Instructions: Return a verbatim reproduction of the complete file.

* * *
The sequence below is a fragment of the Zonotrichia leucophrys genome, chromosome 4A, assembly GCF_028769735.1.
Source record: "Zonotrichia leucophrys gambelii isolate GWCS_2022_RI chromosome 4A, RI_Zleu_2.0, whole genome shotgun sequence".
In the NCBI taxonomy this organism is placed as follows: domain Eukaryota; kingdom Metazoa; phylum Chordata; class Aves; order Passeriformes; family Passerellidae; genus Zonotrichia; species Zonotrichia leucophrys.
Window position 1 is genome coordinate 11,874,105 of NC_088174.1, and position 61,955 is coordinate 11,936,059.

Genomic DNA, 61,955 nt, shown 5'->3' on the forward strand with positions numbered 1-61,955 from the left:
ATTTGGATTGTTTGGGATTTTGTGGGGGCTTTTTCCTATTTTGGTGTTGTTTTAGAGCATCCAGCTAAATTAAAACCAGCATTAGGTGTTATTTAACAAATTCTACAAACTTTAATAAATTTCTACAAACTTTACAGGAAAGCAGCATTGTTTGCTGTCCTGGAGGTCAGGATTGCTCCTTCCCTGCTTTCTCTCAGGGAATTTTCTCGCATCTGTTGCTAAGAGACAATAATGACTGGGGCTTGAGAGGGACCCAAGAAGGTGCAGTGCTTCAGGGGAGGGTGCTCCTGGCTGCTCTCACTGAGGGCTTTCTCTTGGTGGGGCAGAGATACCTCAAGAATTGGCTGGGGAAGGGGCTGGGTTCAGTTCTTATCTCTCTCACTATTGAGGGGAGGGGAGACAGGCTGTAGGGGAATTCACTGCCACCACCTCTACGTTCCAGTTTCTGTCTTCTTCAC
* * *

The sequence below is a fragment of the Zonotrichia leucophrys genome, chromosome 4A, assembly GCF_028769735.1.
Source record: "Zonotrichia leucophrys gambelii isolate GWCS_2022_RI chromosome 4A, RI_Zleu_2.0, whole genome shotgun sequence".
In the NCBI taxonomy this organism is placed as follows: domain Eukaryota; kingdom Metazoa; phylum Chordata; class Aves; order Passeriformes; family Passerellidae; genus Zonotrichia; species Zonotrichia leucophrys.
Window position 1 is genome coordinate 11,874,105 of NC_088174.1, and position 61,955 is coordinate 11,936,059.

Genomic DNA, 61,955 nt, shown 5'->3' on the forward strand with positions numbered 1-61,955 from the left:
ATTTGGATTGTTTGGGATTTTGTGGGGGCTTTTTCCTATTTTGGTGTTGTTTTAGAGCATCCAGCTAAATTAAAACCAGCATTAGGTGTTATTTAACAAATTCTACAAACTTTAATAAATTTCTACAAACTTTACAGGAAAGCAGCATTGTTTGCTGTCCTGGAGGTCAGGATTGCTCCTTCCCTGCTTTCTCTCAGGGAATTTTCTCGCATCTGTTGCTAAGAGACAATAATGACTGGGGCTTGAGAGGGACCCAAGAAGGTGCAGTGCTTCAGGGGAGGGTGCTCCTGGCTGCTCTCACTGAGGGCTTTCTCTTGGTGGGGCAGAGATACCTCAAGAATTGGCTGGGGAAGGGGCTGGGTTCAGTTCTTATCTCTCTCACTATTGAGGGGAGGGGAGACAGGCTGTAGGGGAATTCACTGCCACCACCTCTACGTTCCAGTTTCTGTCTTCTTCAC